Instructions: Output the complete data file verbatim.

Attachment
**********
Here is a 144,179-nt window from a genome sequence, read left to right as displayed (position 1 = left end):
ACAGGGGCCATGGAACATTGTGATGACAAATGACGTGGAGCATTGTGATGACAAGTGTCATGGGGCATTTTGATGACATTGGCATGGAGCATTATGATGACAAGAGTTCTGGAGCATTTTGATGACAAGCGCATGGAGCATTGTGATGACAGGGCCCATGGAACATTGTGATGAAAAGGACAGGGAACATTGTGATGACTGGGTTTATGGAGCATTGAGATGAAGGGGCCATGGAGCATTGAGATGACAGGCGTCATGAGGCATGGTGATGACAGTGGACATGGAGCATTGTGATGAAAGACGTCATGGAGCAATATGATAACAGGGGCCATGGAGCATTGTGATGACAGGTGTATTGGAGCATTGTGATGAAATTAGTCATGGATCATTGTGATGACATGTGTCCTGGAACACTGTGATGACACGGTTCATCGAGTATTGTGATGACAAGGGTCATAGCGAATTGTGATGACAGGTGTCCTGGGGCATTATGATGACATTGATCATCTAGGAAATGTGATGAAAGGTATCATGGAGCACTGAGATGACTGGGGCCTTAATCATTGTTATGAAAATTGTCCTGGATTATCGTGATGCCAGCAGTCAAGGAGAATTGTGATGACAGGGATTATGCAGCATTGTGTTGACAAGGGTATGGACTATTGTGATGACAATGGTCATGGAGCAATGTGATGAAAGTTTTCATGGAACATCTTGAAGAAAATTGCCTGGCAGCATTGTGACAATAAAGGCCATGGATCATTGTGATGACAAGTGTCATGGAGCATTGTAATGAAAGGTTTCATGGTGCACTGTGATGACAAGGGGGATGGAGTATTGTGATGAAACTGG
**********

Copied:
Here is a 144,179-nt window from a genome sequence, read left to right as displayed (position 1 = left end):
ACAGGGGCCATGGAACATTGTGATGACAAATGACGTGGAGCATTGTGATGACAAGTGTCATGGGGCATTTTGATGACATTGGCATGGAGCATTATGATGACAAGAGTTCTGGAGCATTTTGATGACAAGCGCATGGAGCATTGTGATGACAGGGCCCATGGAACATTGTGATGAAAAGGACAGGGAACATTGTGATGACTGGGTTTATGGAGCATTGAGATGAAGGGGCCATGGAGCATTGAGATGACAGGCGTCATGAGGCATGGTGATGACAGTGGACATGGAGCATTGTGATGAAAGACGTCATGGAGCAATATGATAACAGGGGCCATGGAGCATTGTGATGACAGGTGTATTGGAGCATTGTGATGAAATTAGTCATGGATCATTGTGATGACATGTGTCCTGGAACACTGTGATGACACGGTTCATCGAGTATTGTGATGACAAGGGTCATAGCGAATTGTGATGACAGGTGTCCTGGGGCATTATGATGACATTGATCATCTAGGAAATGTGATGAAAGGTATCATGGAGCACTGAGATGACTGGGGCCTTAATCATTGTTATGAAAATTGTCCTGGATTATCGTGATGCCAGCAGTCAAGGAGAATTGTGATGACAGGGATTATGCAGCATTGTGTTGACAAGGGTATGGACTATTGTGATGACAATGGTCATGGAGCAATGTGATGAAAGTTTTCATGGAACATCTTGAAGAAAATTGCCTGGCAGCATTGTGACAATAAAGGCCATGGATCATTGTGATGACAAGTGTCATGGAGCATTGTAATGAAAGGTTTCATGGTGCACTGTGATGACAAGGGGGATGGAGTATTGTGATGAAACTGG